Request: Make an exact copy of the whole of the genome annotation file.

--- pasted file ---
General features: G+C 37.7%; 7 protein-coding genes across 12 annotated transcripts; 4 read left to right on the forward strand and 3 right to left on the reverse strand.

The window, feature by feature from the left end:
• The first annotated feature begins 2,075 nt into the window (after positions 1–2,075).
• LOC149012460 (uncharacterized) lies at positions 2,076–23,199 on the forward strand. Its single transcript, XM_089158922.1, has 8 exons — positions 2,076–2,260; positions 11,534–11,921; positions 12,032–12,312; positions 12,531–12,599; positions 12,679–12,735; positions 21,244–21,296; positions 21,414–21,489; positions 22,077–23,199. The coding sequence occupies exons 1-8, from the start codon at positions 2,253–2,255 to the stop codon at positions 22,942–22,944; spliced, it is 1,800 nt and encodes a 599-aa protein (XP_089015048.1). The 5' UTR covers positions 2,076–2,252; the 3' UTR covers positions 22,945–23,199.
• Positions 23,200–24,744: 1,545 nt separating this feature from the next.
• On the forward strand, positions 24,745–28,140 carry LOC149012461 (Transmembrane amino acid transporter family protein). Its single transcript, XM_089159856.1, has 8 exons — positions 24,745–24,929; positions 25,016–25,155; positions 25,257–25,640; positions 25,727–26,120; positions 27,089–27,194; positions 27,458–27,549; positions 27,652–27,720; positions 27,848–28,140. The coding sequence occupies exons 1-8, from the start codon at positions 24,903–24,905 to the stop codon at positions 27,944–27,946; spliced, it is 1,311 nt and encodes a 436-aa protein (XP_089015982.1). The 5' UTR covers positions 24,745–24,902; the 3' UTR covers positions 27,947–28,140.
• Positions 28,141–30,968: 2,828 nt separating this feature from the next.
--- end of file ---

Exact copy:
General features: G+C 37.7%; 7 protein-coding genes across 12 annotated transcripts; 4 read left to right on the forward strand and 3 right to left on the reverse strand.

The window, feature by feature from the left end:
• The first annotated feature begins 2,075 nt into the window (after positions 1–2,075).
• LOC149012460 (uncharacterized) lies at positions 2,076–23,199 on the forward strand. Its single transcript, XM_089158922.1, has 8 exons — positions 2,076–2,260; positions 11,534–11,921; positions 12,032–12,312; positions 12,531–12,599; positions 12,679–12,735; positions 21,244–21,296; positions 21,414–21,489; positions 22,077–23,199. The coding sequence occupies exons 1-8, from the start codon at positions 2,253–2,255 to the stop codon at positions 22,942–22,944; spliced, it is 1,800 nt and encodes a 599-aa protein (XP_089015048.1). The 5' UTR covers positions 2,076–2,252; the 3' UTR covers positions 22,945–23,199.
• Positions 23,200–24,744: 1,545 nt separating this feature from the next.
• On the forward strand, positions 24,745–28,140 carry LOC149012461 (Transmembrane amino acid transporter family protein). Its single transcript, XM_089159856.1, has 8 exons — positions 24,745–24,929; positions 25,016–25,155; positions 25,257–25,640; positions 25,727–26,120; positions 27,089–27,194; positions 27,458–27,549; positions 27,652–27,720; positions 27,848–28,140. The coding sequence occupies exons 1-8, from the start codon at positions 24,903–24,905 to the stop codon at positions 27,944–27,946; spliced, it is 1,311 nt and encodes a 436-aa protein (XP_089015982.1). The 5' UTR covers positions 24,745–24,902; the 3' UTR covers positions 27,947–28,140.
• Positions 28,141–30,968: 2,828 nt separating this feature from the next.